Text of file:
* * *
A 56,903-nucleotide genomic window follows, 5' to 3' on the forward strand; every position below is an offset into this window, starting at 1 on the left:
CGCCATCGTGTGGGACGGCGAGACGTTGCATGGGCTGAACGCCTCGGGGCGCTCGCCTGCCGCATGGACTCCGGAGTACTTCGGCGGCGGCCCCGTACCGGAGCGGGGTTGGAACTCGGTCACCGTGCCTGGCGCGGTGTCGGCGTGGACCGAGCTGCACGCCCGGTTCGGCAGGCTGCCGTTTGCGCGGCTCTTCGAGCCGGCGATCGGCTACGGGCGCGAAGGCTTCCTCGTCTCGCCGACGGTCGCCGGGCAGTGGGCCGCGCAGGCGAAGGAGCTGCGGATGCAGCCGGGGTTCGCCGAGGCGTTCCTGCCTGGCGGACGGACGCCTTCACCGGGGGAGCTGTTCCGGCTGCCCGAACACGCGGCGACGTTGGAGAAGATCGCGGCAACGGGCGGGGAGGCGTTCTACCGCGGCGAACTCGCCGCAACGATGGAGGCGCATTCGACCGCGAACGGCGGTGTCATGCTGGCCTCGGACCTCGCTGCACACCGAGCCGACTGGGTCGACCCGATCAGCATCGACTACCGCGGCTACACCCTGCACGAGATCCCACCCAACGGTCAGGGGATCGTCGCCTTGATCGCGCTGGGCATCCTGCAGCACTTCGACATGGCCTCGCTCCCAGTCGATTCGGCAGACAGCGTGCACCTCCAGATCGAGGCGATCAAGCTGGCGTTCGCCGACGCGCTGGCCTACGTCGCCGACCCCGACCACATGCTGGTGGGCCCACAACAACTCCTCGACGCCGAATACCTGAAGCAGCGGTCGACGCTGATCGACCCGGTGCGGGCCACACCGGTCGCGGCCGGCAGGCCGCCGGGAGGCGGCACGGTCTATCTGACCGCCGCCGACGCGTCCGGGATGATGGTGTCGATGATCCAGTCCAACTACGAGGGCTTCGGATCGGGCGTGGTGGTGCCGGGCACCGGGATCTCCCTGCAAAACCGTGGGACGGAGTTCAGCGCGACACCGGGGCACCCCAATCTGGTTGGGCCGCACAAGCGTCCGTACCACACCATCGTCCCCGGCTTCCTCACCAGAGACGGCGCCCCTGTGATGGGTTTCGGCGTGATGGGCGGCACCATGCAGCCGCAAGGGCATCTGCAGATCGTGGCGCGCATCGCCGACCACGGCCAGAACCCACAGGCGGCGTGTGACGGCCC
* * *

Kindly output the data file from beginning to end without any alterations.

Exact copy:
A 56,903-nucleotide genomic window follows, 5' to 3' on the forward strand; every position below is an offset into this window, starting at 1 on the left:
CGCCATCGTGTGGGACGGCGAGACGTTGCATGGGCTGAACGCCTCGGGGCGCTCGCCTGCCGCATGGACTCCGGAGTACTTCGGCGGCGGCCCCGTACCGGAGCGGGGTTGGAACTCGGTCACCGTGCCTGGCGCGGTGTCGGCGTGGACCGAGCTGCACGCCCGGTTCGGCAGGCTGCCGTTTGCGCGGCTCTTCGAGCCGGCGATCGGCTACGGGCGCGAAGGCTTCCTCGTCTCGCCGACGGTCGCCGGGCAGTGGGCCGCGCAGGCGAAGGAGCTGCGGATGCAGCCGGGGTTCGCCGAGGCGTTCCTGCCTGGCGGACGGACGCCTTCACCGGGGGAGCTGTTCCGGCTGCCCGAACACGCGGCGACGTTGGAGAAGATCGCGGCAACGGGCGGGGAGGCGTTCTACCGCGGCGAACTCGCCGCAACGATGGAGGCGCATTCGACCGCGAACGGCGGTGTCATGCTGGCCTCGGACCTCGCTGCACACCGAGCCGACTGGGTCGACCCGATCAGCATCGACTACCGCGGCTACACCCTGCACGAGATCCCACCCAACGGTCAGGGGATCGTCGCCTTGATCGCGCTGGGCATCCTGCAGCACTTCGACATGGCCTCGCTCCCAGTCGATTCGGCAGACAGCGTGCACCTCCAGATCGAGGCGATCAAGCTGGCGTTCGCCGACGCGCTGGCCTACGTCGCCGACCCCGACCACATGCTGGTGGGCCCACAACAACTCCTCGACGCCGAATACCTGAAGCAGCGGTCGACGCTGATCGACCCGGTGCGGGCCACACCGGTCGCGGCCGGCAGGCCGCCGGGAGGCGGCACGGTCTATCTGACCGCCGCCGACGCGTCCGGGATGATGGTGTCGATGATCCAGTCCAACTACGAGGGCTTCGGATCGGGCGTGGTGGTGCCGGGCACCGGGATCTCCCTGCAAAACCGTGGGACGGAGTTCAGCGCGACACCGGGGCACCCCAATCTGGTTGGGCCGCACAAGCGTCCGTACCACACCATCGTCCCCGGCTTCCTCACCAGAGACGGCGCCCCTGTGATGGGTTTCGGCGTGATGGGCGGCACCATGCAGCCGCAAGGGCATCTGCAGATCGTGGCGCGCATCGCCGACCACGGCCAGAACCCACAGGCGGCGTGTGACGGCCC